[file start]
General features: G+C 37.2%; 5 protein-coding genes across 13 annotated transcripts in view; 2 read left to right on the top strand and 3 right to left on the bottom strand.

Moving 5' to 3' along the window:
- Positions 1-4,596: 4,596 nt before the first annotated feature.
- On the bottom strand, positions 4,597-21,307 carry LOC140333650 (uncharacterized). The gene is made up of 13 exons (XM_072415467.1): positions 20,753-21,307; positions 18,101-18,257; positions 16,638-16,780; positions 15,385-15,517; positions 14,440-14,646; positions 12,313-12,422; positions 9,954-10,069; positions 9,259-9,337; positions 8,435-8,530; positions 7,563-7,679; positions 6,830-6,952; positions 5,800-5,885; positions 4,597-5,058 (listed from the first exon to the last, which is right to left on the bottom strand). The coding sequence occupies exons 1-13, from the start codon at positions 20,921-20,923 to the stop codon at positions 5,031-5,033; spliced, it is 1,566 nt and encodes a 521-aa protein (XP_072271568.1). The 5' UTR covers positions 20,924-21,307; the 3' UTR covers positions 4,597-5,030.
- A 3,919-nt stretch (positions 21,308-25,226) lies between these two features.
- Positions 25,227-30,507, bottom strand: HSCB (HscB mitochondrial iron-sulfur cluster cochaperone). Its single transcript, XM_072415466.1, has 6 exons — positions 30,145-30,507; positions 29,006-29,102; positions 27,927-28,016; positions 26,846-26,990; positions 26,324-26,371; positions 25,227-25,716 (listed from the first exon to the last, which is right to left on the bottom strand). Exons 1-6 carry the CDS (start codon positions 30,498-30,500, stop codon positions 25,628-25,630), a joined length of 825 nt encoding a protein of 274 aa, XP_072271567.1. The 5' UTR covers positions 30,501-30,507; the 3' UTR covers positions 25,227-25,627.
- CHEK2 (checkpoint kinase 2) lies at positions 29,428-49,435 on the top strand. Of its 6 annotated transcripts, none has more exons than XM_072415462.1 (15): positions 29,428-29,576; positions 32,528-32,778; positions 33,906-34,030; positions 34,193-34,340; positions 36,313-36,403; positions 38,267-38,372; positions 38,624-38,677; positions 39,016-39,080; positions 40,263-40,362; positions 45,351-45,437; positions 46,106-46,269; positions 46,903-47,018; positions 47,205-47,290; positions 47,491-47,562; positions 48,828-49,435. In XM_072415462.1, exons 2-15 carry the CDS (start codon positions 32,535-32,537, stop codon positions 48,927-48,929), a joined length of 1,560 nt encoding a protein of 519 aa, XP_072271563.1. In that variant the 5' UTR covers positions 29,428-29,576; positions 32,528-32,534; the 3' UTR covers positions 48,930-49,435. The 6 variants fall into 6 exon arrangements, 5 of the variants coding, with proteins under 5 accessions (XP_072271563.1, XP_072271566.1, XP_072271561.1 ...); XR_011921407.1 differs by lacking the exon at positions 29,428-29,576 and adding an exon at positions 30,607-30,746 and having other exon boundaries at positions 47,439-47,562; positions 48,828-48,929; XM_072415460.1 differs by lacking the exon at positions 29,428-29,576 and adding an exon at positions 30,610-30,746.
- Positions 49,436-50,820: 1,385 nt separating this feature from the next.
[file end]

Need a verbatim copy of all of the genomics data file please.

General features: G+C 37.2%; 5 protein-coding genes across 13 annotated transcripts in view; 2 read left to right on the top strand and 3 right to left on the bottom strand.

Moving 5' to 3' along the window:
- Positions 1-4,596: 4,596 nt before the first annotated feature.
- On the bottom strand, positions 4,597-21,307 carry LOC140333650 (uncharacterized). The gene is made up of 13 exons (XM_072415467.1): positions 20,753-21,307; positions 18,101-18,257; positions 16,638-16,780; positions 15,385-15,517; positions 14,440-14,646; positions 12,313-12,422; positions 9,954-10,069; positions 9,259-9,337; positions 8,435-8,530; positions 7,563-7,679; positions 6,830-6,952; positions 5,800-5,885; positions 4,597-5,058 (listed from the first exon to the last, which is right to left on the bottom strand). The coding sequence occupies exons 1-13, from the start codon at positions 20,921-20,923 to the stop codon at positions 5,031-5,033; spliced, it is 1,566 nt and encodes a 521-aa protein (XP_072271568.1). The 5' UTR covers positions 20,924-21,307; the 3' UTR covers positions 4,597-5,030.
- A 3,919-nt stretch (positions 21,308-25,226) lies between these two features.
- Positions 25,227-30,507, bottom strand: HSCB (HscB mitochondrial iron-sulfur cluster cochaperone). Its single transcript, XM_072415466.1, has 6 exons — positions 30,145-30,507; positions 29,006-29,102; positions 27,927-28,016; positions 26,846-26,990; positions 26,324-26,371; positions 25,227-25,716 (listed from the first exon to the last, which is right to left on the bottom strand). Exons 1-6 carry the CDS (start codon positions 30,498-30,500, stop codon positions 25,628-25,630), a joined length of 825 nt encoding a protein of 274 aa, XP_072271567.1. The 5' UTR covers positions 30,501-30,507; the 3' UTR covers positions 25,227-25,627.
- CHEK2 (checkpoint kinase 2) lies at positions 29,428-49,435 on the top strand. Of its 6 annotated transcripts, none has more exons than XM_072415462.1 (15): positions 29,428-29,576; positions 32,528-32,778; positions 33,906-34,030; positions 34,193-34,340; positions 36,313-36,403; positions 38,267-38,372; positions 38,624-38,677; positions 39,016-39,080; positions 40,263-40,362; positions 45,351-45,437; positions 46,106-46,269; positions 46,903-47,018; positions 47,205-47,290; positions 47,491-47,562; positions 48,828-49,435. In XM_072415462.1, exons 2-15 carry the CDS (start codon positions 32,535-32,537, stop codon positions 48,927-48,929), a joined length of 1,560 nt encoding a protein of 519 aa, XP_072271563.1. In that variant the 5' UTR covers positions 29,428-29,576; positions 32,528-32,534; the 3' UTR covers positions 48,930-49,435. The 6 variants fall into 6 exon arrangements, 5 of the variants coding, with proteins under 5 accessions (XP_072271563.1, XP_072271566.1, XP_072271561.1 ...); XR_011921407.1 differs by lacking the exon at positions 29,428-29,576 and adding an exon at positions 30,607-30,746 and having other exon boundaries at positions 47,439-47,562; positions 48,828-48,929; XM_072415460.1 differs by lacking the exon at positions 29,428-29,576 and adding an exon at positions 30,610-30,746.
- Positions 49,436-50,820: 1,385 nt separating this feature from the next.